contributed by Leanne Guenther
Puppets have been around for thousands of years in many different cultures. In my opinion, they're still lots of fun to play with! You can use them for free play or as props while telling a story or singing a song.
This horse paper bag puppet is great for songs like Old MacDonald and for reading stories like Artie Knapp's "Sprinting Spencer" or our favorite First Nations (Native American) picture book The Girl Who Loved Wild Horses.
- a paper lunch bag
- a printer,
- some crayons,
- paper for the printer
- big wiggly eyes
- paper bags are brown so don't need to be painted for a horse, but you're welcome to paint your bag whatever color you would like your horse to be!
Print the Template:
- Color (as required) and cut out the template pieces.
Get Familiar with Your Paper Bag:
- I'm going to walk through this slowly. Look at your paper bag.
- It should be closed and flat like a piece of paper. Just like when they are brand new.
- On one side, it's all smooth. This will be the BACK
of your puppet.
- It's important that all the kids get the back and front straight at the beginning!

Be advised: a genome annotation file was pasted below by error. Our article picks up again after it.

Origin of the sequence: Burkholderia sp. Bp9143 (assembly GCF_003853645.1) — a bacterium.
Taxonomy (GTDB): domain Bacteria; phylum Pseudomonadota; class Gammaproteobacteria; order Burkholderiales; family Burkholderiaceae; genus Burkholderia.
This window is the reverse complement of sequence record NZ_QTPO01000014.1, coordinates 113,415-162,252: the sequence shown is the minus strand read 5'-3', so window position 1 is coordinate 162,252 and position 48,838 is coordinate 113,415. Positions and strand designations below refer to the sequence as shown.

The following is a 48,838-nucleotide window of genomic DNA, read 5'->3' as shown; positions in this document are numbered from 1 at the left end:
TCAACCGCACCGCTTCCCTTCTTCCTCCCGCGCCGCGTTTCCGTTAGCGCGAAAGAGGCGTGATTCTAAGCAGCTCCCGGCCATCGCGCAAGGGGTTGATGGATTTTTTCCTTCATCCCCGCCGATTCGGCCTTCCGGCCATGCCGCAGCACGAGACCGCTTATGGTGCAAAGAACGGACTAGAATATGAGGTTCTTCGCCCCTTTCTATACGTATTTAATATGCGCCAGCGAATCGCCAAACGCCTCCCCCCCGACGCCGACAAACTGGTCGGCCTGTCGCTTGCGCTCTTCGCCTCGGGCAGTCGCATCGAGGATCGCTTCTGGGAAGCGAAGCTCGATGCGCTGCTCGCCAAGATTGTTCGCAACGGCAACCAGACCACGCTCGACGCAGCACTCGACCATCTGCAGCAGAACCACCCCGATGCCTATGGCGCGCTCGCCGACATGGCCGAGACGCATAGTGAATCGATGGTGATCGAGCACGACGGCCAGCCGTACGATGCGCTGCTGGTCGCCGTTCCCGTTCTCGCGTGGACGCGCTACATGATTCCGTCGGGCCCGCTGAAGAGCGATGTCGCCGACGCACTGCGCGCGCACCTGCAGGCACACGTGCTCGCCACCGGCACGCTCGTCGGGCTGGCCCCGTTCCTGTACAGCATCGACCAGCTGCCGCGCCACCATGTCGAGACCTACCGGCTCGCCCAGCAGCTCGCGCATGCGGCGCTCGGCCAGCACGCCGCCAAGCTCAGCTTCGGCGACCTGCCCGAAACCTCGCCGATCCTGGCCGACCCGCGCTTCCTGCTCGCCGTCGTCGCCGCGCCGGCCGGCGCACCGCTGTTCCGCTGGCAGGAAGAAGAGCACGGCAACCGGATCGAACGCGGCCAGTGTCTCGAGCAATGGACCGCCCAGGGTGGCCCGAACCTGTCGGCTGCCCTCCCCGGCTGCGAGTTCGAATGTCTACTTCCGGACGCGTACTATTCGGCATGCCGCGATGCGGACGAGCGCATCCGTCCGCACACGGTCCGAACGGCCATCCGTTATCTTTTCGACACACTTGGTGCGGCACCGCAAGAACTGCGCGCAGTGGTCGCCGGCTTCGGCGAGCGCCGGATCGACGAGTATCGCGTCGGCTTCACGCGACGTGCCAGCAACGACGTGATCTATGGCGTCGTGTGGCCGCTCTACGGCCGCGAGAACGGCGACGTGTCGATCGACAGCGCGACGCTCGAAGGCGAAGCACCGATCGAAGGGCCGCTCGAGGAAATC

- On the other side there's a
flippy tab (which is typically the bottom of the bag when you're carrying your lunch around...)
- This flippy tab will be the HEAD.
- Lift the flippy tab up a
bit. Underneath of the tab will be the mouth,
- When the child puts her hand in the bag, she'll be able to make the puppet talk.
- Look at the rest of the front of the bag. (The 3/4 or so of the bag below the part with the flippy tab) This will be the BODY.
- Look at the sides of the
bag. There should be a FLAP of paper.
- We'll be slipping the arms (template 2) into this flap.
- If the kids goof and glue the arms onto the front or back of the bag, it isn't a big deal.
- OK, now that we're comfy with our bags, let's craft!
Put your puppet together:
- Glue the muzzle (nose) onto the HEAD. It should overlap the body quite a bit.
- Glue the mouth underneath the flippy tab so you can see part of the bottom sticking out from under the muzzle.
- Glue the eyes onto the HEAD. If you like, you can use wiggly eyes instead of the paper template pieces.
- Glue the ears onto the top of the HEAD.
- Glue the hair onto the top of the HEAD between the ears.
- Glue the arms into the FLAP.
- Glue the tail onto the BACK so that the colorful side can be seen when looking at the puppet.
- Close the template window after printing to return to this screen.
- Set page margins to zero if you have trouble fitting the template on one page (FILE, PAGE SETUP or FILE, PRINTER SETUP in most browsers).